Reflecting on my friendship with a woman who committed a heinous crime because of her mental illness has helped me deepen my understanding of justice.

I did not know this woman before the crime, but afterward, once she decided to take her prescribed medicine, she was a different person. Instead of hurting, she began helping and instead of ranting, she began listening. She developed compassion, and she became someone who used her abilities and talents in service of others.

Where once she was intent on destroying, she became committed to building up. Her transformation helped me see how someone can grow into the person God sees, how love can restore wholeness.

That looks like justice to me.

Claim your treasure

Every Monday, I look forward to an email in my inbox from Shola Richards with a message about positivity. Confronting fears was the theme of last Monday’s email, and the message spoke directly to me, especially the opening quote:

“Inside the cave you fear, lies the treasure you seek.”

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I have a fear of caves, so the very idea of stepping into the darkness of a cave made me shutter. But the idea that the treasure I seek is hidden within made sense to me.

“The only way past the pain is through the pain,” came to mind as I pondered entering a dark, fearful place like a cave.

What I fear won’t go away on its own; I need to confront it and move through it. I need to step into what seems ominous and threatening. The only way to find the treasure is to enter the cave.

I had an insight into this truth a few weeks ago. I was talking with someone about being a rape survivor, and I said the name of the man who raped me.

Two things happened almost immediately.

The first was that I had not realized that fear had me in its grip, but as soon as I said his name, the fear dissipated and was replaced with a sense of power. Instead of standing outside the cave, fearing the darkness, just saying his name sparked a light.

The second was something from the Harry Potter books. The main adversary in the series is an evil character commonly known as “He who must not be named.”  In that instant of speaking the name of the man who raped me, I realized how much power I had been giving him all these years just by protecting his name.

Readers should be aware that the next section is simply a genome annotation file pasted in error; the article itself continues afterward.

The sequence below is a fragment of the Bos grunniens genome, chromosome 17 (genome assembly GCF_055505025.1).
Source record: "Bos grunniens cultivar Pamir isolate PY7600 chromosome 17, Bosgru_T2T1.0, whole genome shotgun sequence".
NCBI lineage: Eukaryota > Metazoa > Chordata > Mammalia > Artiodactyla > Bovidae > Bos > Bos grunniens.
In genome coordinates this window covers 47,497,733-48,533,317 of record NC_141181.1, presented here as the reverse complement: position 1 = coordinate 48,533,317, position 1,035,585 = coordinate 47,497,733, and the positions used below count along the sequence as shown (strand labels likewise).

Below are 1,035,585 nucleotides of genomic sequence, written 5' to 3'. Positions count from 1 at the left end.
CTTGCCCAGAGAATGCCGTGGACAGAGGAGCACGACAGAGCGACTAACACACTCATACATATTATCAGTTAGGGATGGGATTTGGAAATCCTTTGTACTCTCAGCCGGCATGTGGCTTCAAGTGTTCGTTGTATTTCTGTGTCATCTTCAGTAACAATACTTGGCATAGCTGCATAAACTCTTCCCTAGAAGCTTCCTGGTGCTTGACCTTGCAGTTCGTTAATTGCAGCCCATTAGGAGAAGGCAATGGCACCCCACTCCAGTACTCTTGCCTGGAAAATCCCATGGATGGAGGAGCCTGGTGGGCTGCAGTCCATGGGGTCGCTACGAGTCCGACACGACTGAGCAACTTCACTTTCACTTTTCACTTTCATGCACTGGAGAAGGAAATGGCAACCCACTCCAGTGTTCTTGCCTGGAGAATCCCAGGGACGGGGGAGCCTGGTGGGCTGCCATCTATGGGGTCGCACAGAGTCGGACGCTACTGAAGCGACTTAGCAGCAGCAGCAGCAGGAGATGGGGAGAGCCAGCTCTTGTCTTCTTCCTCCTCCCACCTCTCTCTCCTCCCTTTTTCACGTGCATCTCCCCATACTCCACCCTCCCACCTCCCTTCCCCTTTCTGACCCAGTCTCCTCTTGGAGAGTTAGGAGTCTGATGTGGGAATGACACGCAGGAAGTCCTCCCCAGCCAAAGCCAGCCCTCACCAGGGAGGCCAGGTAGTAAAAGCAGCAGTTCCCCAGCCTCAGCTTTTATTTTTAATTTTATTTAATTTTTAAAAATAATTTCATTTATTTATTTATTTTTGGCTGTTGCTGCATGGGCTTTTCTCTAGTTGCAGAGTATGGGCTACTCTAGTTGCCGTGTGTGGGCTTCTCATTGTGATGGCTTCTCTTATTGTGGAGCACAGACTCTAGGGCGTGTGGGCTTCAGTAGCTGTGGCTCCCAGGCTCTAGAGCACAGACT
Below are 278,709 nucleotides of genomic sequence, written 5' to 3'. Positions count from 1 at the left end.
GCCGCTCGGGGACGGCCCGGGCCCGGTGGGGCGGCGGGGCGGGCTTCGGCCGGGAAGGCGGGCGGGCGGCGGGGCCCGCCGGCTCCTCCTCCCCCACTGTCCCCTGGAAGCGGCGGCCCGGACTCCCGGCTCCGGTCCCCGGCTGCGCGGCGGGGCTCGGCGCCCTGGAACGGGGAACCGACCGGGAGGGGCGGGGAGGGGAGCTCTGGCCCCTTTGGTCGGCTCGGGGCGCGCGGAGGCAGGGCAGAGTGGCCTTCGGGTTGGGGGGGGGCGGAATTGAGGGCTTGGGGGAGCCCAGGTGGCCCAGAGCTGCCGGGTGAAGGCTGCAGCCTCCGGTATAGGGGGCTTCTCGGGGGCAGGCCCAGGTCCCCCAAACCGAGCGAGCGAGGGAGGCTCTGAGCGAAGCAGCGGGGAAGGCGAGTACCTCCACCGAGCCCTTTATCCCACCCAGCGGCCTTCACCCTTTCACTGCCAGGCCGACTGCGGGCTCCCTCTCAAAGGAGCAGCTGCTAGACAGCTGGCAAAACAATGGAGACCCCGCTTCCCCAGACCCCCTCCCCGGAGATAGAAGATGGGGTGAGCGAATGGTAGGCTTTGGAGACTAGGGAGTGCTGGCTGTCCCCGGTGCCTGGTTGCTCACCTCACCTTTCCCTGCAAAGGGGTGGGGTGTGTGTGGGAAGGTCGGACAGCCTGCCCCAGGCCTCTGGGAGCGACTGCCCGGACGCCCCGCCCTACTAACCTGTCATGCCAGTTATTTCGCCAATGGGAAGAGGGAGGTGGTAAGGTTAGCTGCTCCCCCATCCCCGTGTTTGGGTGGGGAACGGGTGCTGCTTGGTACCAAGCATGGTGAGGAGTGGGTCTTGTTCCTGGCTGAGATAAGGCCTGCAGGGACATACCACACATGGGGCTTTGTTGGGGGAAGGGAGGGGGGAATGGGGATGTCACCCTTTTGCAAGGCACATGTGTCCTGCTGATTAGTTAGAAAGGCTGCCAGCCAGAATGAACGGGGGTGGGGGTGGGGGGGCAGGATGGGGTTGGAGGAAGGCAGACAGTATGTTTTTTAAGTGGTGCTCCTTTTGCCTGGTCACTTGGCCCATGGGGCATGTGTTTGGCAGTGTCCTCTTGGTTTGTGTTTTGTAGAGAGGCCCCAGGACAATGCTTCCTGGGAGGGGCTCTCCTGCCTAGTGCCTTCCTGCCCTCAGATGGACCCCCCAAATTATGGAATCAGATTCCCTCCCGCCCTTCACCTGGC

Why had I been protecting him? Why had I not spoken his name? As in the Harry Potter series, once Lord Voldemort is named, his power is diminished. Fear is replaced by freedom.

When I relayed these events to a friend, she quoted scripture, “You will know the truth and the truth will set you free” (John 8:38).

Fear can be crippling. It can keep us stuck in darkness, giving up our power and limiting our potential.

Naming our fears can break the spell, and we can reclaim our power and our freedom.

I invite you to step inside the cave and claim your treasure.

Written on my heart

God-compassion-forgiveness

I recently signed up to be an advocacy speaker for our local domestic abuse shelter, sharing my story of being a survivor of sexual assault and the help I got after I was raped.

While pondering my own story, another story I hold came to mind—of a woman I befriended after she had committed a heinous crime in my community. I recently came across a bundle of her letters and realized I carry a part of her story that no one else knows.

This woman had a mental illness and heard voices inside her head. One day, she obeyed the voices that had been telling her to do something shocking, something that would make people take notice. Her actions made no rational sense, but the mental illness jumbled rational thought.

In the weeks and months following the crime, I prayed for the victims of her crime, their families and our community; and I prayed for her.

God placed this woman in my heart, and I kept seeing her as God’s daughter, a woman God still loved despite what she had done. I did not excuse what she had done, and I understood the anger of my community toward her because I, too, felt that anger. Yet God kept inviting me to look beyond what she had done to see the woman who was ill and in need of compassion. God wrote her name on my heart and asked me to see her with the eyes of my heart (Ephesians 1:18).

Eventually, I got to know this woman, and we became friends. Although I have not seen her for a long time, I still carry her in my heart.

She is not the only person God has placed on my heart, and over the years God has invited me to look at people and situations through God’s eyes, to see beyond the external facts to a deeper truth.

It can be a great challenge for me to look beyond what people do—the pain they inflict and the damage they cause—to see them as God sees them. It helps to think of my own actions that have hurt others and my desire for God to see beyond what I do, my hope that God still sees me as a beloved daughter.

On my own, I would get stuck in anger or fear; it is only possible for me to be compassionate because of the grace God gives me.

God-compassion-forgiveness

Reading Chapter 31 of Jeremiah, I wondered what God is writing in my heart now. Where is God inviting me to look beneath or beyond actions to see the need for understanding and compassion?

What is God writing on your heart?

Should I stay or should I go?